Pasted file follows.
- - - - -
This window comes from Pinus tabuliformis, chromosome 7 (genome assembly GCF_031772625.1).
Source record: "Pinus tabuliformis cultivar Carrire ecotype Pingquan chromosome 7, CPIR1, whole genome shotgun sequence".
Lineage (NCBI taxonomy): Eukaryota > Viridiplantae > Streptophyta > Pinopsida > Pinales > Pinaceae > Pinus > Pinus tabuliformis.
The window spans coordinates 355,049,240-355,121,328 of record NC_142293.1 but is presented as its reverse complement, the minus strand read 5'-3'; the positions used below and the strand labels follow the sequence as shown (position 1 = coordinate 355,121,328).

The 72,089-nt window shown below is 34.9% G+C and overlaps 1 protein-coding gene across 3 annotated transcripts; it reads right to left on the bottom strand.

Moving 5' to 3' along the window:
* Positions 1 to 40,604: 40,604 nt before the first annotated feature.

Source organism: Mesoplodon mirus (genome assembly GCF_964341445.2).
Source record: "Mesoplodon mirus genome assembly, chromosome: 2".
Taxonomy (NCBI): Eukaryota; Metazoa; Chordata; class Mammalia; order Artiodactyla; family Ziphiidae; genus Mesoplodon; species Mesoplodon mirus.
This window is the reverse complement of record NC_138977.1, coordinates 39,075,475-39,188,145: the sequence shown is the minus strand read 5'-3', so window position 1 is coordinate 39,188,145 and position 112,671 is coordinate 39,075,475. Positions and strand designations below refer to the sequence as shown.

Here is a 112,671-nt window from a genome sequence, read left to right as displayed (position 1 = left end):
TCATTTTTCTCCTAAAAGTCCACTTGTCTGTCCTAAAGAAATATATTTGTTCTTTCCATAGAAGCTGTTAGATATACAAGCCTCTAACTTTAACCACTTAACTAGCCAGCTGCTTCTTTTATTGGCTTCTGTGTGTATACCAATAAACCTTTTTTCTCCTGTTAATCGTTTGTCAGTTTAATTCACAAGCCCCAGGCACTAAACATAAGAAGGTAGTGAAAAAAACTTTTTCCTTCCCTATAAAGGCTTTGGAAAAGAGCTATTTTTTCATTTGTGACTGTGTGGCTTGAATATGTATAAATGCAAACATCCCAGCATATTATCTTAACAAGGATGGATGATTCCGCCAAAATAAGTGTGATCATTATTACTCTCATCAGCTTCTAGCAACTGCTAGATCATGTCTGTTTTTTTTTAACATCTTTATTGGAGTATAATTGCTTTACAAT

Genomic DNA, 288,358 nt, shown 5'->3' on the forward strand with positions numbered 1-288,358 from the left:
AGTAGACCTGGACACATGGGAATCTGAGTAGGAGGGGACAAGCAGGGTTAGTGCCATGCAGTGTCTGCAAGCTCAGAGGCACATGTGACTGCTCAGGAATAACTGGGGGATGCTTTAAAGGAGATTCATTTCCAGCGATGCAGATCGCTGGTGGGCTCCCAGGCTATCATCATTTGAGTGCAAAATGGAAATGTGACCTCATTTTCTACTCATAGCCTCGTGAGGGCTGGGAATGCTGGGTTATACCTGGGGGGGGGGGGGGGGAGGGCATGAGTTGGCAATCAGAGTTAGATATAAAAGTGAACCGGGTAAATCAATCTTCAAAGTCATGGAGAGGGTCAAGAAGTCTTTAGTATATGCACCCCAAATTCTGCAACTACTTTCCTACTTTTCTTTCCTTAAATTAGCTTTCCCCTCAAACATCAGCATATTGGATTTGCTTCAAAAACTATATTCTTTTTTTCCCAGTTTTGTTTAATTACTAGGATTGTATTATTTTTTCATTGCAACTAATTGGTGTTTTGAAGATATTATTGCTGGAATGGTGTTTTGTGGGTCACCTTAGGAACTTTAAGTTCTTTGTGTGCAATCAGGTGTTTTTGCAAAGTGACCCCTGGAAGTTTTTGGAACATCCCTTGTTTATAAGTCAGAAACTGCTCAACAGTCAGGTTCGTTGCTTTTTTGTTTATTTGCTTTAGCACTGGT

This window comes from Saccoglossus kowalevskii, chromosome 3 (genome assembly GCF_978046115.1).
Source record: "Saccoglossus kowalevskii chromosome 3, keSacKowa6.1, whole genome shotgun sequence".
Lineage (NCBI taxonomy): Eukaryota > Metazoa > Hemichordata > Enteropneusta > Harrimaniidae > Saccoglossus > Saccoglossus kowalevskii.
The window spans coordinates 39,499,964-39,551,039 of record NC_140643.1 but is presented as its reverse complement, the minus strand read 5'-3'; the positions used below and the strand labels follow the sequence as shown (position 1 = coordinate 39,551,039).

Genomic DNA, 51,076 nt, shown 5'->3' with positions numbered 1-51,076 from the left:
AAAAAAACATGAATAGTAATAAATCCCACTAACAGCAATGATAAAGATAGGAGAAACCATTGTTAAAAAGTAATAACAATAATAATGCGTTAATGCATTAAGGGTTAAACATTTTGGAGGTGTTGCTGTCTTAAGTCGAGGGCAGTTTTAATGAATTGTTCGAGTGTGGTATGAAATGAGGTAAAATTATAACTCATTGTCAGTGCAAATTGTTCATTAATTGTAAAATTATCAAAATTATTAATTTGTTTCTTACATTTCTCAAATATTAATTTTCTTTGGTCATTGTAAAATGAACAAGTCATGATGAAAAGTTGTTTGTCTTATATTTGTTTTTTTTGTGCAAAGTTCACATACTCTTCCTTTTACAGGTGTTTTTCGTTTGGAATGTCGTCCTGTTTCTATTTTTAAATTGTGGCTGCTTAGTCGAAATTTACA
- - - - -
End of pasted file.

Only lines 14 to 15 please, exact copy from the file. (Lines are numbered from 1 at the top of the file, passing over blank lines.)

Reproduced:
Genomic DNA, 288,358 nt, shown 5'->3' on the forward strand with positions numbered 1-288,358 from the left:
AGTAGACCTGGACACATGGGAATCTGAGTAGGAGGGGACAAGCAGGGTTAGTGCCATGCAGTGTCTGCAAGCTCAGAGGCACATGTGACTGCTCAGGAATAACTGGGGGATGCTTTAAAGGAGATTCATTTCCAGCGATGCAGATCGCTGGTGGGCTCCCAGGCTATCATCATTTGAGTGCAAAATGGAAATGTGACCTCATTTTCTACTCATAGCCTCGTGAGGGCTGGGAATGCTGGGTTATACCTGGGGGGGGGGGGGGGGAGGGCATGAGTTGGCAATCAGAGTTAGATATAAAAGTGAACCGGGTAAATCAATCTTCAAAGTCATGGAGAGGGTCAAGAAGTCTTTAGTATATGCACCCCAAATTCTGCAACTACTTTCCTACTTTTCTTTCCTTAAATTAGCTTTCCCCTCAAACATCAGCATATTGGATTTGCTTCAAAAACTATATTCTTTTTTTCCCAGTTTTGTTTAATTACTAGGATTGTATTATTTTTTCATTGCAACTAATTGGTGTTTTGAAGATATTATTGCTGGAATGGTGTTTTGTGGGTCACCTTAGGAACTTTAAGTTCTTTGTGTGCAATCAGGTGTTTTTGCAAAGTGACCCCTGGAAGTTTTTGGAACATCCCTTGTTTATAAGTCAGAAACTGCTCAACAGTCAGGTTCGTTGCTTTTTTGTTTATTTGCTTTAGCACTGGT